This would be a great alternative to tshirts! (as long as they’re washed!)
I’m with Katie on this one - I really don’t like stuff for stuff’s sake. Everyone will have different opinions on what stuff is “useful” for their particular lifestyle - personally I end up throwing or giving away half of the freebies I get from work, events, job fairs (when I was in college), etc - because I just have no use for them. This is especially true for things that are cheaply made. I’m more than happy to hold on to a good-quality water bottle because I know I’ll use it eventually, but I will immediately throw away a cheap keychain with a tiny little flashlight that doesn’t provide enough light for anything and will die in a month. My two favorite volunteer gifts have been a lapel pin from an offseason and a sling backpack from CMP 2011 that is still going strong. Unfortunately, I know that nice things usually cost more money, so that’s probably not what you’re looking for.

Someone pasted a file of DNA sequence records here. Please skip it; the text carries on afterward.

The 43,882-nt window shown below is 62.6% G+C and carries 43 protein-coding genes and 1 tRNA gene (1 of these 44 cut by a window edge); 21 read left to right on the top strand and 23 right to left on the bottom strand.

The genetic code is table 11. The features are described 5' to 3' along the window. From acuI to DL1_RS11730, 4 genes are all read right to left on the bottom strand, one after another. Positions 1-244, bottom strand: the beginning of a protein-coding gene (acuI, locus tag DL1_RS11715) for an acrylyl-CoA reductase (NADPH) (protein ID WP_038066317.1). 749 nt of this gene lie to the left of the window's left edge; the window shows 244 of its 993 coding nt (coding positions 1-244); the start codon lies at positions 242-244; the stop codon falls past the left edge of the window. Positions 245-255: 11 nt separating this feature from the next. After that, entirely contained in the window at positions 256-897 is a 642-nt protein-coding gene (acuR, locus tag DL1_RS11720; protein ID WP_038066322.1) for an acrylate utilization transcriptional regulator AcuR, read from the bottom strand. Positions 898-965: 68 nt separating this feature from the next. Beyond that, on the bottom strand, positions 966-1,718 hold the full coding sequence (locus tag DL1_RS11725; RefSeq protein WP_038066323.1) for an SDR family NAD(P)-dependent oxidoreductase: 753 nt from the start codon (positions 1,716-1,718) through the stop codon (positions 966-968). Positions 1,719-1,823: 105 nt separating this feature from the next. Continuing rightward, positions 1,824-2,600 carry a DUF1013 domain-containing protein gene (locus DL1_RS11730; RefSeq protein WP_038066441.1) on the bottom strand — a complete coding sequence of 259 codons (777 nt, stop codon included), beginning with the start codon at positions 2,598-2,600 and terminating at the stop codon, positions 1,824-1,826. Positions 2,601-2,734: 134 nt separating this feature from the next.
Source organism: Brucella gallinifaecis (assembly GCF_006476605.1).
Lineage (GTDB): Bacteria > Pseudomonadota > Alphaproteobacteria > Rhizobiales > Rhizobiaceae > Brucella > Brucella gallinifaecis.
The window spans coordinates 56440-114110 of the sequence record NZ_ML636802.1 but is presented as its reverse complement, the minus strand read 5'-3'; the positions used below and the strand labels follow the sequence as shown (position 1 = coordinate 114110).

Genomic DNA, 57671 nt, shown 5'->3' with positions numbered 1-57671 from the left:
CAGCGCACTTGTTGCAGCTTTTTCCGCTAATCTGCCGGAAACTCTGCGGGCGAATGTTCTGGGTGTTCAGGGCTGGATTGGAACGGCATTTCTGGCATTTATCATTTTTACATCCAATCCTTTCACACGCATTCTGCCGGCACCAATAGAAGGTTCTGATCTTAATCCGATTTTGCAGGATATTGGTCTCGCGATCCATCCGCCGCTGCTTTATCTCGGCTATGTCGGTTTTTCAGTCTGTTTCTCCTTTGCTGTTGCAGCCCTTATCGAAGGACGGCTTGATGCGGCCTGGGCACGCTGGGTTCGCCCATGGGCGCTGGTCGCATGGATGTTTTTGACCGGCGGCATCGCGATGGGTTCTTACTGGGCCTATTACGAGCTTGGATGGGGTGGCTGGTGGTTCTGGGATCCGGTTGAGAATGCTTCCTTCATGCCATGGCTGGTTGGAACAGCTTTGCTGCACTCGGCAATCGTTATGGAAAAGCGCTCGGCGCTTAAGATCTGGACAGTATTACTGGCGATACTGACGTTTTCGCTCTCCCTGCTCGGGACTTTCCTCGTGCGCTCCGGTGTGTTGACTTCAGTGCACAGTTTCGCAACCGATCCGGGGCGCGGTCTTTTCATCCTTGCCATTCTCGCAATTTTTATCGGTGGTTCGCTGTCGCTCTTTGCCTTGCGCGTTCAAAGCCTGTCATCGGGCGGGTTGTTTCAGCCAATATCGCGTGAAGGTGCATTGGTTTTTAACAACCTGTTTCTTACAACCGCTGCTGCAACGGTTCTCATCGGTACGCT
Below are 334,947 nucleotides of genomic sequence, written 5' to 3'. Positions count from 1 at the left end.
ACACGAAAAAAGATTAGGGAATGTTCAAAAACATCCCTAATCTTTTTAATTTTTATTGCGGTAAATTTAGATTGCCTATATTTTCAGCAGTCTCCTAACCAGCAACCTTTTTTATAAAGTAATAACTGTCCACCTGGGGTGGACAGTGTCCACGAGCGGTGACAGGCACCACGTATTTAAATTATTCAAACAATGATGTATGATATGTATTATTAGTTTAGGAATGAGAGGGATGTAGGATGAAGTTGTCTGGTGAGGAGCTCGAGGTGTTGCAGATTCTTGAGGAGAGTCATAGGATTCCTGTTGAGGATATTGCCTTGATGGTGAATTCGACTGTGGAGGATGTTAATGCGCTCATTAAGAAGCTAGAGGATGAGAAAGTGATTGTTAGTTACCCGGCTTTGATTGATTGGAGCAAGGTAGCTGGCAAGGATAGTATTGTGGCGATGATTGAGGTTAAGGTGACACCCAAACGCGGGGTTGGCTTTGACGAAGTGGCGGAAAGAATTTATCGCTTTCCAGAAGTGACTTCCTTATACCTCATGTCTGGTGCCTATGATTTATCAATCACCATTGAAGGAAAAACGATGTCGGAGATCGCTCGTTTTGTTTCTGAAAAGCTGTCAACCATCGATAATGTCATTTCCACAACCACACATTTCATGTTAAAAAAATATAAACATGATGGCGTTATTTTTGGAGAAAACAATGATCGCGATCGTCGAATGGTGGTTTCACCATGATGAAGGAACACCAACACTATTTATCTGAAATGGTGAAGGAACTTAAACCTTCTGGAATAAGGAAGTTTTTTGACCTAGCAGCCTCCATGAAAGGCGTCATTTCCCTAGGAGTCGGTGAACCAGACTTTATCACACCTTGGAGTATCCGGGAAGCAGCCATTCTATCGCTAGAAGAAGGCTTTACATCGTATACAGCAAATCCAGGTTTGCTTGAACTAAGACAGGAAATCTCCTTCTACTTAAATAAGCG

Personally, non-tshirt items that I would find useful and wouldn’t mind receiving (that might be cost-effective to the event) would be pens, reusable bags (GREAT suggestion Katie!), and carabiners. Mid-price items would be water bottles, bandanas, and plastic sunglasses.
I think that a lot of volunteers would be content with receiving nothing physical. The most meaningful things I can receive as a volunteer are a thank you (verbal or written), good food, and an event that runs on time! The shirt is just a bonus that makes my life easier for a day.
100% on board with the grocery bag. Great way to get people to ask you about FIRST.
Really good idea. I wish I had thought of it.